Sydney’s Gay and Lesbian Mardi Gras offers more than a colourful street parade. The accompanying arts festival brings us two new plays dealing with important issues.
In Sticks & Stones, two blokes are on death’s doorstep. Actually, they’ve already knocked on the door, and it’s been answered. At the moment, they’re in a waiting-room. Seems both heaven and hell are crowded and bureaucracy’s everywhere. Occasionally, there are unhelpful announcements by, presumably, the voice of God. Well, her personal assistant. They’ve been assigned numbers. As you might imagine, it’s all a bit disconcerting. For them.
Accidents do happen. Especially when you’re fleeing a difficult client and run out into the Darlinghurst traffic. Next thing you know, you don’t know where you are. But you have to find yourself, if you’re going to be able to pass through to the next stage, which appears to be a bit like passing a camel through the eye of a needle.
One was a male prostitute, the other a homophobic truckie, so now they’re even more discombobulated. The former’s appeal for information is met reluctantly. Like a big truck engine, the latter’s personality means his predisposition to conversation takes a while to reach operating temperature; his disarmament by ‘the pedestrian’ happens gradually. But the tables are soon turned, so that both are held accountable, by each other, to their values, beliefs, principles, inconsistencies and hypocrisies. In the end, their defensiveness and aggressions give way to forgiveness and understanding, forced upon them by the need to move on, or stay forever stuck, and the fact they’re more closely related than they dare admit.
In the end, the premise proves a clever and effective device for showing that, even when distances between people and their outlooks seem insurmountably great, common ground can be found, when forgiveness, compassion and understanding are present. While some of the themes are somewhat clumsily explored and much of the dialogue is expedient (it roams and wanders), it’s nothing a script workshop wouldn’t cure.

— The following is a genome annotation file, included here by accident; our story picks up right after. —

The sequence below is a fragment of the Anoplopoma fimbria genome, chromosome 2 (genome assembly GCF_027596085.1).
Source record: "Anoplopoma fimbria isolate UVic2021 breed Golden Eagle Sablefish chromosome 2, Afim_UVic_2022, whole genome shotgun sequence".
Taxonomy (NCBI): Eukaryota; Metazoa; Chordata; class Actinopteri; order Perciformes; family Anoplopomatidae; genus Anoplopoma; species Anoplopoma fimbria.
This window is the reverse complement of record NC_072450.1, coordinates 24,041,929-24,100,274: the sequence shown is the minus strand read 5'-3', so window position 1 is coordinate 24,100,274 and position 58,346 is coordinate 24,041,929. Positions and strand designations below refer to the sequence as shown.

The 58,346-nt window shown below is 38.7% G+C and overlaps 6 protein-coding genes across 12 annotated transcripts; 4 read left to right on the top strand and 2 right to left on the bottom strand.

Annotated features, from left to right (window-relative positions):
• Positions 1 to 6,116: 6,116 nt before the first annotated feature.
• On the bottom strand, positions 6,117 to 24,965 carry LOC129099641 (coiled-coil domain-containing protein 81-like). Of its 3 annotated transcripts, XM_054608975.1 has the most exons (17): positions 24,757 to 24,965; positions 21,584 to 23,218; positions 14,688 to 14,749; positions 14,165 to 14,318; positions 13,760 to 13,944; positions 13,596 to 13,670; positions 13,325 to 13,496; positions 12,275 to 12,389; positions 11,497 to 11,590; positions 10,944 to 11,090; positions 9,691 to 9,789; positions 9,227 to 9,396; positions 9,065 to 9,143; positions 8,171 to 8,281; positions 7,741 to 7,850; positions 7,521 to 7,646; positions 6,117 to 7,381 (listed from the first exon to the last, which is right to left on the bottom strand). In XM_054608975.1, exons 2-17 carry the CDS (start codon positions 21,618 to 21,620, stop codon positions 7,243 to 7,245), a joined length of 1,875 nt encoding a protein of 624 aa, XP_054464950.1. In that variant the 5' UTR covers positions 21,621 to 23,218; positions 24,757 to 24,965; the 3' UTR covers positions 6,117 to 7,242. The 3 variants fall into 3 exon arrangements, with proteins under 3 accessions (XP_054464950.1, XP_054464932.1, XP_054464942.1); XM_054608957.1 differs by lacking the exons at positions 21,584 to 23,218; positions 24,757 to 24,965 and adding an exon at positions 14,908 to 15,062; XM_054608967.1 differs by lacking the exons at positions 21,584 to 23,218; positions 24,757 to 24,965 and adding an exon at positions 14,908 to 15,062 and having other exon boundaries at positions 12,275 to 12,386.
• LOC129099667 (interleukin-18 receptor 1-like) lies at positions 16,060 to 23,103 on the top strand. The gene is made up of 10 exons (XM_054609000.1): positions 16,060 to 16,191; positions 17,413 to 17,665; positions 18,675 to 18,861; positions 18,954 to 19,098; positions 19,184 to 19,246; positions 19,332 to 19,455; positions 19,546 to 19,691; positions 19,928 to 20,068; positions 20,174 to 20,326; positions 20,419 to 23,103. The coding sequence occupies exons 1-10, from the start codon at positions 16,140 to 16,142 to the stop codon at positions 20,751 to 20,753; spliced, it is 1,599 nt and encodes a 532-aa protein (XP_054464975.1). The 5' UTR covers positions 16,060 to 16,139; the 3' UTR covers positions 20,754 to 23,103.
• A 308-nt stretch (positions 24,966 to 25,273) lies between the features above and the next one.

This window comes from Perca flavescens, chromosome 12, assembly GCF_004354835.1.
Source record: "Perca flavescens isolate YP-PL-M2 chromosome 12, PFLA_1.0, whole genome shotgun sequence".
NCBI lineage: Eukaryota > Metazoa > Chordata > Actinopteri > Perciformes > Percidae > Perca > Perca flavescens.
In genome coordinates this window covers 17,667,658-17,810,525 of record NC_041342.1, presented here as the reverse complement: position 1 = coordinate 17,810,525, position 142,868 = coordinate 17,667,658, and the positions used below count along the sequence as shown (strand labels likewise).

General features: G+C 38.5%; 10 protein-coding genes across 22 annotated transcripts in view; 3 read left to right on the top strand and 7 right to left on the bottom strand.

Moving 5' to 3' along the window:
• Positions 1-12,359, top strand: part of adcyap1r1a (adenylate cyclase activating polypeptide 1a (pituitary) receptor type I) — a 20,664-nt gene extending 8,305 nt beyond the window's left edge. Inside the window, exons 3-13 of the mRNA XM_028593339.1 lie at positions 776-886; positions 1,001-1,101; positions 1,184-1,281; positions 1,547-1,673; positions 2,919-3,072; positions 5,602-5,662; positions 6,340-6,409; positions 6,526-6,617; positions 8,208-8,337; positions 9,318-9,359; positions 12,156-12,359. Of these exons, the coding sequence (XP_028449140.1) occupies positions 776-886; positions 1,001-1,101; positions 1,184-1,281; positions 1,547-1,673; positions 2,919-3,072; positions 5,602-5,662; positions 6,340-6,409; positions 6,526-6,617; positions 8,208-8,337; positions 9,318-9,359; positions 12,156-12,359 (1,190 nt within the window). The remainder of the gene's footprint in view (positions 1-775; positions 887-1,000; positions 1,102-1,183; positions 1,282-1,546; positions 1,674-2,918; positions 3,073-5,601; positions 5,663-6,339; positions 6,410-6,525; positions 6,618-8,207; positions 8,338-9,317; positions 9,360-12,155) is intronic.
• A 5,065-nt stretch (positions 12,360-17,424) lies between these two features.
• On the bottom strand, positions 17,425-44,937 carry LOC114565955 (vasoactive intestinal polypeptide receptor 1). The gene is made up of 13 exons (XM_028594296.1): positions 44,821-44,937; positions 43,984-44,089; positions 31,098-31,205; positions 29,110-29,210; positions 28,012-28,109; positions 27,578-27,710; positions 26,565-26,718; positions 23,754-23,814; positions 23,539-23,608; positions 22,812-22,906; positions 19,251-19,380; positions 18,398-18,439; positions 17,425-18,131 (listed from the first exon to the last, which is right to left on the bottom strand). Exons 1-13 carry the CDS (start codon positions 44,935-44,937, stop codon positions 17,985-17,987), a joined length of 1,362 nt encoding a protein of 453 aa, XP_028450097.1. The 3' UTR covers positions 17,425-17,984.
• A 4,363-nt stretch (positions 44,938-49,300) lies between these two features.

Kudos to Jay Duncan, Paul Hooper’s co-star, who conceived the idea and wrote every word. I reserve a distinct kind of admiration actors who, in the absence of work, create it. A double-hander demanding sustained emotional intensity must be exhausting and both wear it well. Hooper, particularly, once warmed-up, really settled in to and relished his role.
Sticks & Stones is made for Mardi Gras and is well worthy of that festival. And you don’t have to be gay to find the themes sobering and their exposition compelling.
Like Sticks & Stones, Canary, at Newtown’s New Theatre, augurs well for the 2011 Mardi Gras. A coterie of characters is played by a smaller coterie of actors, which makes keeping track of who’s who something of a challenge. Similarly, I had a job staying on top of the ins and outs of the plot, which leaps back in forth in time. But even these issues, which might’ve proven overwhelmingly frustrating with a lesser play, pale into insignificance, thanks in no small measure to a fine cast. If there’s one other stumbling-block, it’s that the plays concerns are rooted in the past: Thatcherism is its preoccupation. Yet a reminder of the heinous socioeconomic acts perpetrated under such a regime are always timely. Hopefully, in remaining mindful of the pitfalls, we’ll remain politically aware, awake and vigilant.